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 1 
 on: Today at 09:44:48 AM 
Started by ji43 - Last post by RuudNL
IMHO the U47FET is a multi purpose microphone.
In the radio station I used to work for, we had the U47FET in every studio for spoken word.

 2 
 on: Yesterday at 09:04:28 PM 
Started by Googaliser - Last post by gtoledo3
It looks to me like the inner structure may just be more expensive to make than the next design they went to, more than the aluminum itself being the issue. But I suppose some high tension aspect could be the factor there, I donít dispute it.

 3 
 on: Yesterday at 07:16:55 PM 
Started by ji43 - Last post by ji43
I know the FET47 seems to excel on kick and bass cabinet, though I am wondering where else this mic excels?

I saw studio footage of one of my favorite guitarists using a FET47 on acoustic guitar, and it seemed to get a really nice woody, organic sound.

Does anyone here use the FET47 on acoustic guitar, who can speak to how they like it relative to a tube Large Diaphragm Condenser, such as a U67. I tend to prefer the LDC sound to Small Diaphragm Condensers on acoustic in my productions, and thinking of picking up a FET47.

 4 
 on: Yesterday at 04:50:10 PM 
Started by Googaliser - Last post by Kai
Why should it be impossible to fit a piece of thin aluminum on a capsule now, when it was possible then?
If they want to they can, which might open my wallet.

I‘m quite happy with my U47 Fet reissue, it does what the original did.

Regarding miniature tubes:
Good sounding options exist, they don‘t last as long as an AC701, but don‘t cost a fortune to replace.
E.g. my Soundelux E250 uses an EF732; equivalent types are 5840, CV392,  5840A, 5840W, readily available for a few $ and sound good.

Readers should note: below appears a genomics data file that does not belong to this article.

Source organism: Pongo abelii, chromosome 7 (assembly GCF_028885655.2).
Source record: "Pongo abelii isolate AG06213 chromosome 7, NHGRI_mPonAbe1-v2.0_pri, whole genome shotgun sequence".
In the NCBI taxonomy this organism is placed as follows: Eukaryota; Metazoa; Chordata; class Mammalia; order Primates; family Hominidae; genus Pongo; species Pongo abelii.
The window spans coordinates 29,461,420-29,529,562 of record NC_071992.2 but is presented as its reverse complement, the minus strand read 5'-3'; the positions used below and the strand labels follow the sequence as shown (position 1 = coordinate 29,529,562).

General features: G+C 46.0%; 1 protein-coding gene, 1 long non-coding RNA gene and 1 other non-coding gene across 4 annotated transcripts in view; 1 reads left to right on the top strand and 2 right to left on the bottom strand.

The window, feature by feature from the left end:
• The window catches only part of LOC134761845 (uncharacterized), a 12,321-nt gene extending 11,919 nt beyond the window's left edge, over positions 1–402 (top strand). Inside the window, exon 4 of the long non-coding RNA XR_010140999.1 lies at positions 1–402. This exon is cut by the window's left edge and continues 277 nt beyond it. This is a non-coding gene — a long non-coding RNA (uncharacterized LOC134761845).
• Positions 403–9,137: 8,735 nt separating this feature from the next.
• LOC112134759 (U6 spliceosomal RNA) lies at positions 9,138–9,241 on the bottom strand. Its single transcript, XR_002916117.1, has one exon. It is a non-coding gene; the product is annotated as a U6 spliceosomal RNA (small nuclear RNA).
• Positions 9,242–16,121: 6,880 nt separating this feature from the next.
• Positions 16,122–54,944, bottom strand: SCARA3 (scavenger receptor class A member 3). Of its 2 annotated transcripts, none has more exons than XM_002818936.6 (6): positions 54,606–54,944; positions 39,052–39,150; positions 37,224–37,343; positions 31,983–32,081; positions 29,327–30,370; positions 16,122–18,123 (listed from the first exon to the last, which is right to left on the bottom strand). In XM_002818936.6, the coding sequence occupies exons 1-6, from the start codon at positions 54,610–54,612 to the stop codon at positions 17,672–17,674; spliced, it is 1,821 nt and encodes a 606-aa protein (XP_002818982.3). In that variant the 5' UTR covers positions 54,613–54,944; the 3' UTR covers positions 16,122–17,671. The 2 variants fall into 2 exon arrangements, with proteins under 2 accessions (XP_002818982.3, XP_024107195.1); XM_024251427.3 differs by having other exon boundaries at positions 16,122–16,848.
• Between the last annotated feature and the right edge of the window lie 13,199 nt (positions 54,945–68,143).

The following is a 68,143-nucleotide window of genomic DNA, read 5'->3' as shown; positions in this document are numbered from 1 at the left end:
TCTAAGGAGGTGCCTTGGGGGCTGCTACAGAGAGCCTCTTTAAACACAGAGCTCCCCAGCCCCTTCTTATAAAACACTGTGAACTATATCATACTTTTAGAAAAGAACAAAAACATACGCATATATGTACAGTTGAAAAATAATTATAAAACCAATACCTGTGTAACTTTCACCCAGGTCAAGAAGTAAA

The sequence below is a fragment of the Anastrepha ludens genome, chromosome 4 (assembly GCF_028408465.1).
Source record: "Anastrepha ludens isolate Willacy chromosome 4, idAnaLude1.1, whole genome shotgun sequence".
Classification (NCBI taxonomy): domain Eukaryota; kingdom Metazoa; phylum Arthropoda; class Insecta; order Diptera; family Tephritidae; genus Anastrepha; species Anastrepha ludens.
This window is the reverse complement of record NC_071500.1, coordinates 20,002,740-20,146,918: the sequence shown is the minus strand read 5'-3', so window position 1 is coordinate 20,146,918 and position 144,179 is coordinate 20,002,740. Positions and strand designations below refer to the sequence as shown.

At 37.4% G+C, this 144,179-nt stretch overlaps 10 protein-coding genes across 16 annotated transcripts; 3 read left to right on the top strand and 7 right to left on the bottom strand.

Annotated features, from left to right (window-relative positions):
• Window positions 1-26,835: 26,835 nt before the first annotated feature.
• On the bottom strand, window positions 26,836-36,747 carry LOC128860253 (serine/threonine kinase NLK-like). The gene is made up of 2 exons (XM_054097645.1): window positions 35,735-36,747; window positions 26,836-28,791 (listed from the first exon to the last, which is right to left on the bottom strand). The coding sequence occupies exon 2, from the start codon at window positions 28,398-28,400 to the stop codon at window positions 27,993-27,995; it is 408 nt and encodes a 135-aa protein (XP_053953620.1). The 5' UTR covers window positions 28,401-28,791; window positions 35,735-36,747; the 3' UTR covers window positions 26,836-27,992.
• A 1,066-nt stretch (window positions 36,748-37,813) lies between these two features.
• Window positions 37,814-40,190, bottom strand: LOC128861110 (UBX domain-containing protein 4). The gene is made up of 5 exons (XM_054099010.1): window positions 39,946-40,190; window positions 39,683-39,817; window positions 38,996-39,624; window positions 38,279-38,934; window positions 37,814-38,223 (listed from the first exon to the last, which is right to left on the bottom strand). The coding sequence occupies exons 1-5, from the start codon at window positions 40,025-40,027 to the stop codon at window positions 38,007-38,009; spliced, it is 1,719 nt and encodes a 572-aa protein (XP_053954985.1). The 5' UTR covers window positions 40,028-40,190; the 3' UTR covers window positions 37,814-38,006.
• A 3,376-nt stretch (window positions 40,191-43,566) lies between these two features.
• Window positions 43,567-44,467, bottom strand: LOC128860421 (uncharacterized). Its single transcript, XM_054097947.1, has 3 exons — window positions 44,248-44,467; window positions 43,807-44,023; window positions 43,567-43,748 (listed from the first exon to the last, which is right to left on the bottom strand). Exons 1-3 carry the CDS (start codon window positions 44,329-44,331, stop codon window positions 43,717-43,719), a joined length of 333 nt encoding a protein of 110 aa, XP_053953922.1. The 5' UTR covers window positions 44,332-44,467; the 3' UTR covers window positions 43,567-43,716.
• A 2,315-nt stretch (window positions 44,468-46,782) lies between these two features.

Had to replace it once in many year and have a handful of spares lying around.

 5 
 on: Yesterday at 04:01:11 PM 
Started by mikezietsman - Last post by klaus
The extremely high tensioned K50 capsule ("KK" stands for the complete capsule head) does not suffer the environmental challenges of PVC diaphragm deterioration, does not suffer from arcing holes like (much lower tensioned) nickel diaphragms in SM2, KM54 and KM56, and in general is very stable over time, from my observation through the decades.

"Plosives" are not so much an issue of a condenser capsule's diaphragm construction itself, but of the architecture of the capsule surround, its positioning in the mic (axial vs. perpendicular) and from vocals that produce too much air movement too close to the capsule.

K50 are not known for the latter issue, again, because of the K50's incredibly high diaphragm tension (which is also the reason why this capsule model was never reissued: the skills to replicate tensioning an aluminum diaphragm of that thinness to that high level of diaphragm tension has been lost).


 6 
 on: Yesterday at 03:21:25 PM 
Started by RuudNL - Last post by mikezietsman
I have nothing to contribute to the question but I do have to say:
There is something incredibly beautiful about the way those m7 were constructed.